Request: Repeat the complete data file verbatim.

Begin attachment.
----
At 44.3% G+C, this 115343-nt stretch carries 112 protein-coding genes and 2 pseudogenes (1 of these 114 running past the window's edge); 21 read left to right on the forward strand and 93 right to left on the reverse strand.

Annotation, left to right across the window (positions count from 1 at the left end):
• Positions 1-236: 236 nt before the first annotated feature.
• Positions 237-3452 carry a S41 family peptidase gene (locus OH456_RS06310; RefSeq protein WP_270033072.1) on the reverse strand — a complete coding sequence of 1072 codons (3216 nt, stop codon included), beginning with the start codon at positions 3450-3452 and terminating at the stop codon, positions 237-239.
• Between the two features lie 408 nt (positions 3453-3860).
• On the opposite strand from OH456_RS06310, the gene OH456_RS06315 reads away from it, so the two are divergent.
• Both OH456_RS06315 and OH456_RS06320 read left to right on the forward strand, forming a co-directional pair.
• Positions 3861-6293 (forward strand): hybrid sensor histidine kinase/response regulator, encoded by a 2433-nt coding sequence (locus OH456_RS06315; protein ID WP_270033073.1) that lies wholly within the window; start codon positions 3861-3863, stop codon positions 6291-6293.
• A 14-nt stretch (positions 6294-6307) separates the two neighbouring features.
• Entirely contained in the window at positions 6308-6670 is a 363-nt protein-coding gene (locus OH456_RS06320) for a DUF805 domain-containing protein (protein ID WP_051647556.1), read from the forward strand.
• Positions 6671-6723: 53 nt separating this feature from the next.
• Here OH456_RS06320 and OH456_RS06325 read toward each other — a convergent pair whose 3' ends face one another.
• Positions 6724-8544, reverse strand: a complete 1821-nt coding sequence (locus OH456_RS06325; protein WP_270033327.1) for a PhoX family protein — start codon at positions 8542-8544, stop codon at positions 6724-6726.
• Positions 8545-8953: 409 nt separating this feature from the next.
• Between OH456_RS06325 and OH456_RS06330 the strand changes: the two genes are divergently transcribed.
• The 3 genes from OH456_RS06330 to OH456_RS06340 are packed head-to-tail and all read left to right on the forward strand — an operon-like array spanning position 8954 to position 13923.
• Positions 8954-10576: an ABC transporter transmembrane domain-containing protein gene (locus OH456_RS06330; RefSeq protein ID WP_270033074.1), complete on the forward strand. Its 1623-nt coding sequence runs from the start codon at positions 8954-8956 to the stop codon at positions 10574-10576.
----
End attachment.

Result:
At 44.3% G+C, this 115343-nt stretch carries 112 protein-coding genes and 2 pseudogenes (1 of these 114 running past the window's edge); 21 read left to right on the forward strand and 93 right to left on the reverse strand.

Annotation, left to right across the window (positions count from 1 at the left end):
• Positions 1-236: 236 nt before the first annotated feature.
• Positions 237-3452 carry a S41 family peptidase gene (locus OH456_RS06310; RefSeq protein WP_270033072.1) on the reverse strand — a complete coding sequence of 1072 codons (3216 nt, stop codon included), beginning with the start codon at positions 3450-3452 and terminating at the stop codon, positions 237-239.
• Between the two features lie 408 nt (positions 3453-3860).
• On the opposite strand from OH456_RS06310, the gene OH456_RS06315 reads away from it, so the two are divergent.
• Both OH456_RS06315 and OH456_RS06320 read left to right on the forward strand, forming a co-directional pair.
• Positions 3861-6293 (forward strand): hybrid sensor histidine kinase/response regulator, encoded by a 2433-nt coding sequence (locus OH456_RS06315; protein ID WP_270033073.1) that lies wholly within the window; start codon positions 3861-3863, stop codon positions 6291-6293.
• A 14-nt stretch (positions 6294-6307) separates the two neighbouring features.
• Entirely contained in the window at positions 6308-6670 is a 363-nt protein-coding gene (locus OH456_RS06320) for a DUF805 domain-containing protein (protein ID WP_051647556.1), read from the forward strand.
• Positions 6671-6723: 53 nt separating this feature from the next.
• Here OH456_RS06320 and OH456_RS06325 read toward each other — a convergent pair whose 3' ends face one another.
• Positions 6724-8544, reverse strand: a complete 1821-nt coding sequence (locus OH456_RS06325; protein WP_270033327.1) for a PhoX family protein — start codon at positions 8542-8544, stop codon at positions 6724-6726.
• Positions 8545-8953: 409 nt separating this feature from the next.
• Between OH456_RS06325 and OH456_RS06330 the strand changes: the two genes are divergently transcribed.
• The 3 genes from OH456_RS06330 to OH456_RS06340 are packed head-to-tail and all read left to right on the forward strand — an operon-like array spanning position 8954 to position 13923.
• Positions 8954-10576: an ABC transporter transmembrane domain-containing protein gene (locus OH456_RS06330; RefSeq protein ID WP_270033074.1), complete on the forward strand. Its 1623-nt coding sequence runs from the start codon at positions 8954-8956 to the stop codon at positions 10574-10576.